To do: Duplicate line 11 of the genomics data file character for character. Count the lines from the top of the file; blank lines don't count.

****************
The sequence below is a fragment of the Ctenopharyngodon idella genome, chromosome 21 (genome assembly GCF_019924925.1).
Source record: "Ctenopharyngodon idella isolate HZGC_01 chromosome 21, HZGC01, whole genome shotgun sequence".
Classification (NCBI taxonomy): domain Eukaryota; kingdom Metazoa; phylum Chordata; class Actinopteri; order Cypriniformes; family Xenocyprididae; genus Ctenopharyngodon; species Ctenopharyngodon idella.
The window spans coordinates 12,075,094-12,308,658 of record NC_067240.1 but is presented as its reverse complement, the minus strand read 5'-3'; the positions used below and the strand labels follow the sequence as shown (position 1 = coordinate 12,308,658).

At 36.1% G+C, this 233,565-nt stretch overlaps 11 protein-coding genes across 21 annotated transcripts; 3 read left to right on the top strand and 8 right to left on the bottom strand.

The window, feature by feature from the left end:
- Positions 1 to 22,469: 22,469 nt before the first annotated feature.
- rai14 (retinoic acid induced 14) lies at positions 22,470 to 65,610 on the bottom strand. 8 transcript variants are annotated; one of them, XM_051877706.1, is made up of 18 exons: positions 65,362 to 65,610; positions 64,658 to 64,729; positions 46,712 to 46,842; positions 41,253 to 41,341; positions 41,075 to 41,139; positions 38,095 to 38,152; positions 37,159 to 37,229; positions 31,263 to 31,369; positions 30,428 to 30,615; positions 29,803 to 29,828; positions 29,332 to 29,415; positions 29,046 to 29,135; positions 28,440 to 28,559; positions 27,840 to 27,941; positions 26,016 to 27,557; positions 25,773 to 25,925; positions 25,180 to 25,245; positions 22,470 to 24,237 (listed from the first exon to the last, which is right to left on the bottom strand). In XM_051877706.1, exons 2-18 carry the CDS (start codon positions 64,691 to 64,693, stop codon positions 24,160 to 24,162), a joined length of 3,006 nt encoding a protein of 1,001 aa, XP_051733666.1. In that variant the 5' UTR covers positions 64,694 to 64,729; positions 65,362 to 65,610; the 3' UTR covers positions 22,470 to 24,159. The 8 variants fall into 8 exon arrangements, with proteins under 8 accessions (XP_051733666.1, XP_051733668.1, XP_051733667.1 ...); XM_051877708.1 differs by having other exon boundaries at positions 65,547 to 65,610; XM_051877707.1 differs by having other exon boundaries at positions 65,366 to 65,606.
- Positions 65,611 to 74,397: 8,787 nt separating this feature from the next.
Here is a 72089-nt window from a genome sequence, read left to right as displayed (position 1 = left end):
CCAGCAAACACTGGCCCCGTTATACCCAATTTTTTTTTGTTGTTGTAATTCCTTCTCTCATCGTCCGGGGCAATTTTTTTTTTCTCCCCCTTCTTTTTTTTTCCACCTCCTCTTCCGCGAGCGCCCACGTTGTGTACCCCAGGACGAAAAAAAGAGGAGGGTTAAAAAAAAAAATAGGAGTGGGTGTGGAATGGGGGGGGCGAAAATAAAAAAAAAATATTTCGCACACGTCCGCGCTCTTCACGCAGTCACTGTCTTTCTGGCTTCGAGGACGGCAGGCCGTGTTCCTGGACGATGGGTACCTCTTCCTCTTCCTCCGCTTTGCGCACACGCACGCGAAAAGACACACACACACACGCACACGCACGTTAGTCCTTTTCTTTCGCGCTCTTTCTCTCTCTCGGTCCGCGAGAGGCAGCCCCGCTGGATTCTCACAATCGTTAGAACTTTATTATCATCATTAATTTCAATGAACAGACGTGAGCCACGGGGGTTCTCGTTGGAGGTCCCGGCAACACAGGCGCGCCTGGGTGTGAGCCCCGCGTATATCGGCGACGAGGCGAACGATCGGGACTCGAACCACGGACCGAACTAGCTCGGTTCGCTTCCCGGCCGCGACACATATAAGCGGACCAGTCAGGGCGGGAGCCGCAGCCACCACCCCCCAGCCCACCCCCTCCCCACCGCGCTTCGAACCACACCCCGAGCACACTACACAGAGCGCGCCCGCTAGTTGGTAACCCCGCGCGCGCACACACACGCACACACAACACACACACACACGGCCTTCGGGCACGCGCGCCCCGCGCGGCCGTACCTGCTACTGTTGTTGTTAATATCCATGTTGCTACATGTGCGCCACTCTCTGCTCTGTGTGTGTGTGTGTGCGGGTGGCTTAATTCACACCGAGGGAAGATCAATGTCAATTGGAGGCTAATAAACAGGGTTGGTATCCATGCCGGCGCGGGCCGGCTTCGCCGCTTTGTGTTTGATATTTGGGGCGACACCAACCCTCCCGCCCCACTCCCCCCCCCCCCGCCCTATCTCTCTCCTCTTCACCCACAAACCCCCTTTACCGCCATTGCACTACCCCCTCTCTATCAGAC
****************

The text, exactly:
CCAGCAAACACTGGCCCCGTTATACCCAATTTTTTTTTGTTGTTGTAATTCCTTCTCTCATCGTCCGGGGCAATTTTTTTTTTCTCCCCCTTCTTTTTTTTTCCACCTCCTCTTCCGCGAGCGCCCACGTTGTGTACCCCAGGACGAAAAAAAGAGGAGGGTTAAAAAAAAAAATAGGAGTGGGTGTGGAATGGGGGGGGCGAAAATAAAAAAAAAATATTTCGCACACGTCCGCGCTCTTCACGCAGTCACTGTCTTTCTGGCTTCGAGGACGGCAGGCCGTGTTCCTGGACGATGGGTACCTCTTCCTCTTCCTCCGCTTTGCGCACACGCACGCGAAAAGACACACACACACACGCACACGCACGTTAGTCCTTTTCTTTCGCGCTCTTTCTCTCTCTCGGTCCGCGAGAGGCAGCCCCGCTGGATTCTCACAATCGTTAGAACTTTATTATCATCATTAATTTCAATGAACAGACGTGAGCCACGGGGGTTCTCGTTGGAGGTCCCGGCAACACAGGCGCGCCTGGGTGTGAGCCCCGCGTATATCGGCGACGAGGCGAACGATCGGGACTCGAACCACGGACCGAACTAGCTCGGTTCGCTTCCCGGCCGCGACACATATAAGCGGACCAGTCAGGGCGGGAGCCGCAGCCACCACCCCCCAGCCCACCCCCTCCCCACCGCGCTTCGAACCACACCCCGAGCACACTACACAGAGCGCGCCCGCTAGTTGGTAACCCCGCGCGCGCACACACACGCACACACAACACACACACACACGGCCTTCGGGCACGCGCGCCCCGCGCGGCCGTACCTGCTACTGTTGTTGTTAATATCCATGTTGCTACATGTGCGCCACTCTCTGCTCTGTGTGTGTGTGTGTGCGGGTGGCTTAATTCACACCGAGGGAAGATCAATGTCAATTGGAGGCTAATAAACAGGGTTGGTATCCATGCCGGCGCGGGCCGGCTTCGCCGCTTTGTGTTTGATATTTGGGGCGACACCAACCCTCCCGCCCCACTCCCCCCCCCCCCGCCCTATCTCTCTCCTCTTCACCCACAAACCCCCTTTACCGCCATTGCACTACCCCCTCTCTATCAGAC